Publications by authors named "Jason Karamchandani"

58 Publications

Histone H3.3G34-Mutant Interneuron Progenitors Co-opt PDGFRA for Gliomagenesis.

Cell 2020 12 30;183(6):1617-1633.e22. Epub 2020 Nov 30.

Department of Biochemistry, McGill University, Montreal, QC H3A 1A3, Canada.

Histone H3.3 glycine 34 to arginine/valine (G34R/V) mutations drive deadly gliomas and show exquisite regional and temporal specificity, suggesting a developmental context permissive to their effects. Here we show that 50% of G34R/V tumors (n = 95) bear activating PDGFRA mutations that display strong selection pressure at recurrence. Although considered gliomas, G34R/V tumors actually arise in GSX2/DLX-expressing interneuron progenitors, where G34R/V mutations impair neuronal differentiation. The lineage of origin may facilitate PDGFRA co-option through a chromatin loop connecting PDGFRA to GSX2 regulatory elements, promoting PDGFRA overexpression and mutation. At the single-cell level, G34R/V tumors harbor dual neuronal/astroglial identity and lack oligodendroglial programs, actively repressed by GSX2/DLX-mediated cell fate specification. G34R/V may become dispensable for tumor maintenance, whereas mutant-PDGFRA is potently oncogenic. Collectively, our results open novel research avenues in deadly tumors. G34R/V gliomas are neuronal malignancies where interneuron progenitors are stalled in differentiation by G34R/V mutations and malignant gliogenesis is promoted by co-option of a potentially targetable pathway, PDGFRA signaling.
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http://dx.doi.org/10.1016/j.cell.2020.11.012DOI Listing
http://www.ncbi.nlm.nih.gov/pmc/articles/PMC7791404PMC
December 2020

H3.3 G34W Promotes Growth and Impedes Differentiation of Osteoblast-Like Mesenchymal Progenitors in Giant Cell Tumor of Bone.

Cancer Discov 2020 Dec 23;10(12):1968-1987. Epub 2020 Sep 23.

Department of Human Genetics, McGill University, Montreal, Quebec, Canada.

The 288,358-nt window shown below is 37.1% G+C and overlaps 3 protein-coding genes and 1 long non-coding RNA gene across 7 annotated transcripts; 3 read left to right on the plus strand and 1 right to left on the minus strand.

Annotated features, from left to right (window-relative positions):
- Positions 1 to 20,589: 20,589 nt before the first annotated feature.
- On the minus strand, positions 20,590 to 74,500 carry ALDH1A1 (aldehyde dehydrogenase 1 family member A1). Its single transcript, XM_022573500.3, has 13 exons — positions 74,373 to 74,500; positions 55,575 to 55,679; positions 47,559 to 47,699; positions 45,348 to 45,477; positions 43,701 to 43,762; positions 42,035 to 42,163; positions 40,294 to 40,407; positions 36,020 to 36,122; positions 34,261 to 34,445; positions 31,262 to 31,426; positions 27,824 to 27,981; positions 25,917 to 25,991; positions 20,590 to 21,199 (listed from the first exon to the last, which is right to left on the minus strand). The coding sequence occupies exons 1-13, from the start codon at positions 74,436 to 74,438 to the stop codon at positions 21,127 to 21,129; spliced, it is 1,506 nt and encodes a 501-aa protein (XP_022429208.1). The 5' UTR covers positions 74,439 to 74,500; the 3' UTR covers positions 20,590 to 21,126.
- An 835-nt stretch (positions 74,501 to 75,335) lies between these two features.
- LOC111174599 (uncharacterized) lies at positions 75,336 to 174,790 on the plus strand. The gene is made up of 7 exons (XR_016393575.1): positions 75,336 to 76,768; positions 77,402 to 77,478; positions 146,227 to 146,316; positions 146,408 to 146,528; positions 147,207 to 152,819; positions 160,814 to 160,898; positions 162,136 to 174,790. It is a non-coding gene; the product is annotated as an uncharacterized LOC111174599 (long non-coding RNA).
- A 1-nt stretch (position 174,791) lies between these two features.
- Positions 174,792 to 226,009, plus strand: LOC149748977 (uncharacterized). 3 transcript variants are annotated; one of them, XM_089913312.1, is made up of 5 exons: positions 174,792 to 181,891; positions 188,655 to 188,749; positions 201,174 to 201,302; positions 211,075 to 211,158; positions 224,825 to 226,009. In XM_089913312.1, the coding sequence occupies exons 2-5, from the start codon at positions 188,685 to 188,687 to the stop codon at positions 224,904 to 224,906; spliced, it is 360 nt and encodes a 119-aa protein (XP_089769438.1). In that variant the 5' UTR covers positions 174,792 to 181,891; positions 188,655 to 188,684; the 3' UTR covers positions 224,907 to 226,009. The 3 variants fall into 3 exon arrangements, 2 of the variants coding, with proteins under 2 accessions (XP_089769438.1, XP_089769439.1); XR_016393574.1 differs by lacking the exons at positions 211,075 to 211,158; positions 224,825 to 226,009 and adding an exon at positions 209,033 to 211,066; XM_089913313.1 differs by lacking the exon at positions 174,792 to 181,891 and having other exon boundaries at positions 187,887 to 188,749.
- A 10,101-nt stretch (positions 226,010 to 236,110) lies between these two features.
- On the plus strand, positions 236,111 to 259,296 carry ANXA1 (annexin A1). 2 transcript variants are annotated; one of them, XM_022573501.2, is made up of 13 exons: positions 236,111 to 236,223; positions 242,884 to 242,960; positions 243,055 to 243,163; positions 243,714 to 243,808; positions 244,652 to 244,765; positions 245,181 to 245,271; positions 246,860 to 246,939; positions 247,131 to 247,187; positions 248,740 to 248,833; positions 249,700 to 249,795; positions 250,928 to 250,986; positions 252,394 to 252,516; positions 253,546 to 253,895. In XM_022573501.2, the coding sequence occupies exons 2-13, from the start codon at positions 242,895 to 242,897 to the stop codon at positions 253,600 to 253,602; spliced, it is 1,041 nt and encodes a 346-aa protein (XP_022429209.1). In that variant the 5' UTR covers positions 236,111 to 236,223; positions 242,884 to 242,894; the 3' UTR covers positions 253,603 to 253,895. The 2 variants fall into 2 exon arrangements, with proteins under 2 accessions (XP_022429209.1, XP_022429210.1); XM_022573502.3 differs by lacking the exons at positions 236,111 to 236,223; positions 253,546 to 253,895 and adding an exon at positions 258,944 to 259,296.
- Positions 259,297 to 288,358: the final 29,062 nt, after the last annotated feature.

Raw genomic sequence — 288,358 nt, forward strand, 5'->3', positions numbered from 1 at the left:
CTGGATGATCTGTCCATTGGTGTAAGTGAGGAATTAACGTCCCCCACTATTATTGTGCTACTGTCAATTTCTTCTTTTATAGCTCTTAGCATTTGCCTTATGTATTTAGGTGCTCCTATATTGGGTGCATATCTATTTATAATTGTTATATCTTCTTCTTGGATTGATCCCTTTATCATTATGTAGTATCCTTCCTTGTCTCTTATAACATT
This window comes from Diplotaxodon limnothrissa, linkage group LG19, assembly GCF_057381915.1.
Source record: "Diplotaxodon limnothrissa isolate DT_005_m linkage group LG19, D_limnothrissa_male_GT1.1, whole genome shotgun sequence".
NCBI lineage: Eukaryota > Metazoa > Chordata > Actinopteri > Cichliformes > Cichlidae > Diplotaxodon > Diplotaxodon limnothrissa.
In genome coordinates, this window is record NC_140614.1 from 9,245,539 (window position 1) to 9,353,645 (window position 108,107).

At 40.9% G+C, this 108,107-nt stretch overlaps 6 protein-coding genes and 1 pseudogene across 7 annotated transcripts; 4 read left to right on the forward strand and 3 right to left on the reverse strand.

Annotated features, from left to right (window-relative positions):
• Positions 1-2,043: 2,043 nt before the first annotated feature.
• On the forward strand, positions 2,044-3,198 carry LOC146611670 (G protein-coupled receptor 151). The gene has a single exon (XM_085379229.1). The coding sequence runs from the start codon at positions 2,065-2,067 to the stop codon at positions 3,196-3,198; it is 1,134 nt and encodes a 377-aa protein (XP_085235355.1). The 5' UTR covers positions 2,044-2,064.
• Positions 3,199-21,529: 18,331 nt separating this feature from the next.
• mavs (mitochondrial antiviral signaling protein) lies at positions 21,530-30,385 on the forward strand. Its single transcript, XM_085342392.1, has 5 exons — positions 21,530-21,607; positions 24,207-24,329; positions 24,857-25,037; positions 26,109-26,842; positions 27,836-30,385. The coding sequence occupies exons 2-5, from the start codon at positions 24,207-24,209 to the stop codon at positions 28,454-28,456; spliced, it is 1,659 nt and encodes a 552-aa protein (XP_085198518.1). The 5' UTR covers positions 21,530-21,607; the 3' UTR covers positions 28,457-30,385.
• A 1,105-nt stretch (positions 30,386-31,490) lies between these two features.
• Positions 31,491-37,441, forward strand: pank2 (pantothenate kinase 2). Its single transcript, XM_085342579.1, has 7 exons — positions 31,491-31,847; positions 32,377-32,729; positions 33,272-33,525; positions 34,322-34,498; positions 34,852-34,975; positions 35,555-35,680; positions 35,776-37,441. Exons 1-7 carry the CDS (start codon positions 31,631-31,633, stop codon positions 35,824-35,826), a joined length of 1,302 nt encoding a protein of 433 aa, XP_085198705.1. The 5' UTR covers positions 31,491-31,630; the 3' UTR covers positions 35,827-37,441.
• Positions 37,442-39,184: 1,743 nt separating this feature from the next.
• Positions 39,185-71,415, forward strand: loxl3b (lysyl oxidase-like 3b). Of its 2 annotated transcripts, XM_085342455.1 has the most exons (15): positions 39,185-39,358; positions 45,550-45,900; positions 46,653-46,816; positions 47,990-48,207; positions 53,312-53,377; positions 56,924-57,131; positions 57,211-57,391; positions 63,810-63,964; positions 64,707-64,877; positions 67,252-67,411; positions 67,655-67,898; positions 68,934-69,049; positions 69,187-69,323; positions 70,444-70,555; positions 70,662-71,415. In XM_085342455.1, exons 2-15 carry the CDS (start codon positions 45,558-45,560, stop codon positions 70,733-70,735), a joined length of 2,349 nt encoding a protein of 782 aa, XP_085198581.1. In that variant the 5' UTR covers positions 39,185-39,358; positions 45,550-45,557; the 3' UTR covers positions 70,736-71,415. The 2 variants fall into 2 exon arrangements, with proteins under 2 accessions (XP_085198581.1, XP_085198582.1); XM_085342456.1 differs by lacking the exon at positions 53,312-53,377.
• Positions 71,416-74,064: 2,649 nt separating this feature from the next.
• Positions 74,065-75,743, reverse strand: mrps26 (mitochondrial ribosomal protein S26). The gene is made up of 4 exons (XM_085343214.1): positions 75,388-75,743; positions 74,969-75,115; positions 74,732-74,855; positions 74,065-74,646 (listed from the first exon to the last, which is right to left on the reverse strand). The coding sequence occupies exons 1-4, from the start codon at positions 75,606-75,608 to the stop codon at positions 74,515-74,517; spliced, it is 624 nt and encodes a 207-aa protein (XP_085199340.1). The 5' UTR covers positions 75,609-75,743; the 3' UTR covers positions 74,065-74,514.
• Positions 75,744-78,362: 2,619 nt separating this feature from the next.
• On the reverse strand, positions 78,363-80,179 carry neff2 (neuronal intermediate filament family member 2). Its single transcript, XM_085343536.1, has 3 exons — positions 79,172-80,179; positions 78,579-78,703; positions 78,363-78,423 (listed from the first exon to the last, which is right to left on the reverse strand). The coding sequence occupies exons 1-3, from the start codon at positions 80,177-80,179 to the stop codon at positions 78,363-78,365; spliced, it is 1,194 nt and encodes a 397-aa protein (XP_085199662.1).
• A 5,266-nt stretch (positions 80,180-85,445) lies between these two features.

Glycine 34-to-tryptophan (G34W) substitutions in H3.3 arise in approximately 90% of giant cell tumor of bone (GCT). Here, we show H3.3 G34W is necessary for tumor formation. By profiling the epigenome, transcriptome, and secreted proteome of patient samples and tumor-derived cells CRISPR-Cas9-edited for H3.3 G34W, we show that H3.3K36me3 loss on mutant H3.3 alters the deposition of the repressive H3K27me3 mark from intergenic to genic regions, beyond areas of H3.3 deposition. This promotes redistribution of other chromatin marks and aberrant transcription, altering cell fate in mesenchymal progenitors and hindering differentiation. Single-cell transcriptomics reveals that H3.3 G34W stromal cells recapitulate a neoplastic trajectory from a osteoblast-like progenitor population toward an myofibroblast-like population, which secretes extracellular matrix ligands predicted to recruit and activate osteoclasts. Our findings suggest that H3.3 G34W leads to GCT by sustaining a transformed state in osteoblast-like progenitors, which promotes neoplastic growth, pathologic recruitment of giant osteoclasts, and bone destruction. SIGNIFICANCE: This study shows that H3.3 G34W drives GCT tumorigenesis through aberrant epigenetic remodeling, altering differentiation trajectories in mesenchymal progenitors. H3.3 G34W promotes in neoplastic stromal cells an osteoblast-like progenitor state that enables undue interactions with the tumor microenvironment, driving GCT pathogenesis. These epigenetic changes may be amenable to therapeutic targeting in GCT...
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http://dx.doi.org/10.1158/2159-8290.CD-20-0461DOI Listing
http://www.ncbi.nlm.nih.gov/pmc/articles/PMC7710565PMC
December 2020

A Molecular Diagnosis of LGMDR1 Established by RNA Sequencing.

Can J Neurol Sci 2021 Mar 10;48(2):293-296. Epub 2020 Jul 10.

Department of Pathology, McGill University Health Centre, Montreal Neurological Institute Hospital, Montreal, QCH3A 2B4, Canada.

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http://dx.doi.org/10.1017/cjn.2020.141DOI Listing
March 2021

Multisystem Proteinopathy Associated with a G156S Mutation in a French Canadian Family.